It all came down to who makes the call to the FBI. (This is so old, it’s as old as the case itself!) Ashton said that Baez, Sims, and Kenney-Baden know that Paula Wolf, a contact with the FBI had been very helpful to them. He felt that the defense had gone above and beyond the rules. He felt direct communication with the FBI would have been more productive for them. Ashton said that he doesn't feel he should have to obtain any additional information that the defense wants (Vass' original study).
To summarize, Ashton stated that Baez' in deposition with Vass, he never asked when which compounds appeared.
Baez said the state is trying to hide the ball. He added that doesn't mind calling the FBI, but he thinks they have a policy of turning materials over to a prosecutor.
He went through past encounters where they didn’t talk to defense lawyers.
His point seemed to be that the state is putting forth this testimony and it's their job to provide the information in discovery.
Baez said that the defense will contact Paula Wolf themselves, but he didn’t think it will help.
Judge Perry then spoke to both attorneys. He brought up the traditional "trial by ambush" story, but pointed out that the discovery rules were never meant to take the place of both sides doing their own homework. He also indicated that the research by Dr. Vass was to be found in Dr. Vass’ 2008 paper. (At that point, my tv video froze and my live-stream feed disappeared.)
When live action resumed, it would seem that Judge Perry had repeated that the defense didn't ask the pertinent questions in deposition, but that he may question Dr. Vass again about them in a deposition. They might have to do it by telephone and the defense motion is denied.
Baez nattered on a bit more, but the judge reminded him that he can depose Vass about the compounds. Baez again reminded Perry that he doesn't have the study.
Perry then brought up Marsh v. Value and pure opinion testimony. He said that the defense has four lawyers and that Ms. Sims was brought on board for her expertiese in forensic science and it's not like they're short handed.
Baez mentioned a "predicate of reliability" and Jeff Ashton leaned back in his seat and shook his head in the negative.
I again relaxed and said, “thank goodness it’s over”. I was wrong, so very wrong.
Jose Baez then mentioned that the defense had also filed another motion this afternoon about Oak Ridge which the judge hadn't seen.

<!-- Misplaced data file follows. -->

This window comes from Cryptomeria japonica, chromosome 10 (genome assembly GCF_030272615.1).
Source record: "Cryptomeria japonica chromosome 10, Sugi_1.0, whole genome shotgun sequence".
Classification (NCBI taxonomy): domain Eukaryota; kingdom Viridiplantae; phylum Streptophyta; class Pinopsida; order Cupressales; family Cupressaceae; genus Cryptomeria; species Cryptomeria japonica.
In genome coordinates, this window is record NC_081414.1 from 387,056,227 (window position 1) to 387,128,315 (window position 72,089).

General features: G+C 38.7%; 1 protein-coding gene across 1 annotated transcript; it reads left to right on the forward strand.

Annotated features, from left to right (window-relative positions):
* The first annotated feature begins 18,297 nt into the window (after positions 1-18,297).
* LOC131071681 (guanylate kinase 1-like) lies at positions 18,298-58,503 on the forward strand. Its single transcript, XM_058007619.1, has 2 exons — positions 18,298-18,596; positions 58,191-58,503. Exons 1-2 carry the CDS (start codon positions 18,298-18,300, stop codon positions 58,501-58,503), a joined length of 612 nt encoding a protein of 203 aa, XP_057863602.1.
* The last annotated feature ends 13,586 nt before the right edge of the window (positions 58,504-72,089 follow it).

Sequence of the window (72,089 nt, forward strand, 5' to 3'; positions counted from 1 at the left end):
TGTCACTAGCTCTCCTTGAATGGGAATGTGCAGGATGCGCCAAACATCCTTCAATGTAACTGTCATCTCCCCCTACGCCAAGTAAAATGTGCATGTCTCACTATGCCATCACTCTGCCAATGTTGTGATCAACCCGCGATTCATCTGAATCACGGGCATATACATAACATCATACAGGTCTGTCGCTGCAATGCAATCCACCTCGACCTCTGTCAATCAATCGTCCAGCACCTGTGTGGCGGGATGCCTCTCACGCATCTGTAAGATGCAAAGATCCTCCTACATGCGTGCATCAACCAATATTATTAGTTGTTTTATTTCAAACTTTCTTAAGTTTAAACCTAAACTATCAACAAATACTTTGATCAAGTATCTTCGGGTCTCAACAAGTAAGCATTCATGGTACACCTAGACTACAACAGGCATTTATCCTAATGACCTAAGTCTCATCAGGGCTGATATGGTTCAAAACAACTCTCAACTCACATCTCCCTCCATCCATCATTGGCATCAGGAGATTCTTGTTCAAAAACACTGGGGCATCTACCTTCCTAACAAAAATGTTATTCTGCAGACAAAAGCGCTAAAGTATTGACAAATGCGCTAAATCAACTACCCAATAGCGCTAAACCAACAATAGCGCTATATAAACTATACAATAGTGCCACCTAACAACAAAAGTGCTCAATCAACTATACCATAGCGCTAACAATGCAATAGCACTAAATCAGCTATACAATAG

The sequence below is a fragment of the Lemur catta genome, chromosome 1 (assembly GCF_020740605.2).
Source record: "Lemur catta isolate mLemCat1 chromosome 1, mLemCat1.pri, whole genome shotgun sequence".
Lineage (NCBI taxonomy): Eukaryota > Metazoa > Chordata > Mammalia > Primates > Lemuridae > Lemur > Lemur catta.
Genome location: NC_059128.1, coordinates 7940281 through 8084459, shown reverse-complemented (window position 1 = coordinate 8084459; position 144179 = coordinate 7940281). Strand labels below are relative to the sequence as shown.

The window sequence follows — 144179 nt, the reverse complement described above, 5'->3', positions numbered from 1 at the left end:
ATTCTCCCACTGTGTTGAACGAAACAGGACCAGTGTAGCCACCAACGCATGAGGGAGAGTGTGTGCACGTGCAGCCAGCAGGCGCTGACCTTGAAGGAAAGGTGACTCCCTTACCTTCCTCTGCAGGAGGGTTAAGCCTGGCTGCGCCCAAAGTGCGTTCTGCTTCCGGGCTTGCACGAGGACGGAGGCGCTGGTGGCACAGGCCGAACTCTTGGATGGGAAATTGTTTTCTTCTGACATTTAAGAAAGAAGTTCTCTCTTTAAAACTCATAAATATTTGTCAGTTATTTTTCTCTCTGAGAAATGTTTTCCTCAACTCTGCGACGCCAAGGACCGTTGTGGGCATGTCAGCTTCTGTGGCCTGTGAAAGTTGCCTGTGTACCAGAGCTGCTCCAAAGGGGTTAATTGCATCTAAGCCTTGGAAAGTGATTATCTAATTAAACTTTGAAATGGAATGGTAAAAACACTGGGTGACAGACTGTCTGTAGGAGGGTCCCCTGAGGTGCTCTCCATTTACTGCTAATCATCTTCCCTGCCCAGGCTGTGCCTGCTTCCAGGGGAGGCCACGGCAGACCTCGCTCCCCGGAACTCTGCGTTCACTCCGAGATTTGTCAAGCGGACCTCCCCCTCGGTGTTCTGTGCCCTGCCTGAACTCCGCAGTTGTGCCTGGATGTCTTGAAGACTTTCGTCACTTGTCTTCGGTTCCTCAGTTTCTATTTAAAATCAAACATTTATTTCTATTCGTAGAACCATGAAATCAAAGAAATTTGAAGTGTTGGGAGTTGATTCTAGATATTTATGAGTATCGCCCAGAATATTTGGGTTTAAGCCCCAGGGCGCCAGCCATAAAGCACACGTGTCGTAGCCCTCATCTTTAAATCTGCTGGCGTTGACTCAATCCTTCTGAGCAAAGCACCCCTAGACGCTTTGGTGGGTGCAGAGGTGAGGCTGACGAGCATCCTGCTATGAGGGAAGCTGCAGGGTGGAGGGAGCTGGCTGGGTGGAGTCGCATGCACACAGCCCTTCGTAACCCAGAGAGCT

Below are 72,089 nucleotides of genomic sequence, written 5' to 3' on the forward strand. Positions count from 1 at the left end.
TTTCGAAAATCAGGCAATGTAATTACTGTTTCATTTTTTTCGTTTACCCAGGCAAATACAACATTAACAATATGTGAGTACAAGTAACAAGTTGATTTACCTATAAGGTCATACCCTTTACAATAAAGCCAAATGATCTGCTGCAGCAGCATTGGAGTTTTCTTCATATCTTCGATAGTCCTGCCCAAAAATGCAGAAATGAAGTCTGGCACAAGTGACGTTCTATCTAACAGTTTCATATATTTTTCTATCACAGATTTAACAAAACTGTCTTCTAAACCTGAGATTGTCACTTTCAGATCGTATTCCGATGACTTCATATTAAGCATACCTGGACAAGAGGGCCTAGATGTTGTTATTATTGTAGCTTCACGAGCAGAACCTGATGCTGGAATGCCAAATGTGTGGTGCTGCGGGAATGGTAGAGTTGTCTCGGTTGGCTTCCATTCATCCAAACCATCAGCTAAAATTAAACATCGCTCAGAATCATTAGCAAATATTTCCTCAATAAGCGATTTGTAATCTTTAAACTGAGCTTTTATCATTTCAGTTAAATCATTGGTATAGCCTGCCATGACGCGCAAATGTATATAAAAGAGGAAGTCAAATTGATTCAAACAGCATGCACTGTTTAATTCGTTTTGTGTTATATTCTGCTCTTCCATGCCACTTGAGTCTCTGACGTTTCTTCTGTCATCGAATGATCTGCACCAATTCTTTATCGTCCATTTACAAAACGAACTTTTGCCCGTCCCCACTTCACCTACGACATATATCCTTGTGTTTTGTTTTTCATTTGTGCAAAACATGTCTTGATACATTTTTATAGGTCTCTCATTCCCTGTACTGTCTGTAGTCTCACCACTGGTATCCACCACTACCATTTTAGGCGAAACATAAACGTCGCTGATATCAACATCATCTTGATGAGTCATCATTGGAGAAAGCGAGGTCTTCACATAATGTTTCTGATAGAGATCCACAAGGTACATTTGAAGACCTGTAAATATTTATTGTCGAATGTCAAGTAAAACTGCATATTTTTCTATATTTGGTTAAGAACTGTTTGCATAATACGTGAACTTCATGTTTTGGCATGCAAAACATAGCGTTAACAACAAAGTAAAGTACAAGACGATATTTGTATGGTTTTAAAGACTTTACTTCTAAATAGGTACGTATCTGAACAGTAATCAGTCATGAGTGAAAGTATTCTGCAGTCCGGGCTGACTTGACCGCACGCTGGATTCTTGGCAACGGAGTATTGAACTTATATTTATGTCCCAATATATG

Judge Perry took a 10 minute recess to go over it.
Baez filed a motion for reconsideration of the air tests (he mistakenly put post-mortem hair banding).
Perry then reminded Baez that Vass could testify to his opinions and that his decision did not reach a Frye conclusion.
Miss Fry(?), Cheney Mason's dark-haired assistant presented the motion. She asked the judge something about the odor and the judge favored her with the answer that people use their olfactory senses to discern certain odors. Dr. Vass can open a can and say that it smells like decomposition since he knows the odor well from his work.
She then referred to Arpad Vass' novel research and his conclusions and how they don't meet the Frye standards. She spoke so fast there is no way I can tell you everything she said. The judge had to remind her several times to slow down, but her “slow down” was still very rapid.
Judge Perry sent her to page 21 of the order, the first paragraph and has her read a section.
She said that there were over 150 independent articles about the one in the decision and in this case, there was only one.
Perry then asked her if the GC/MS was reliable. She agreed.
She sped on and then mentioned Vass' pecuniary bias and institutional bias.
Perry brought up the disagreement between Dr. Furton and Dr. Vass. He asked if Furton's point of view was purely his opinion. She said it wasn't.
She read a lot more very fast. She mentions "predicates" some more and said that there was no predicate of reliability.
The defense was asking for a rehearing on this or that the testimony of Dr. Vass be disallowed on this topic.
It would seem that the Vass’ opinion is not backed up by independent opinions.
Jeff Ashton replied that the only difference in the two motions was the voice speaking them.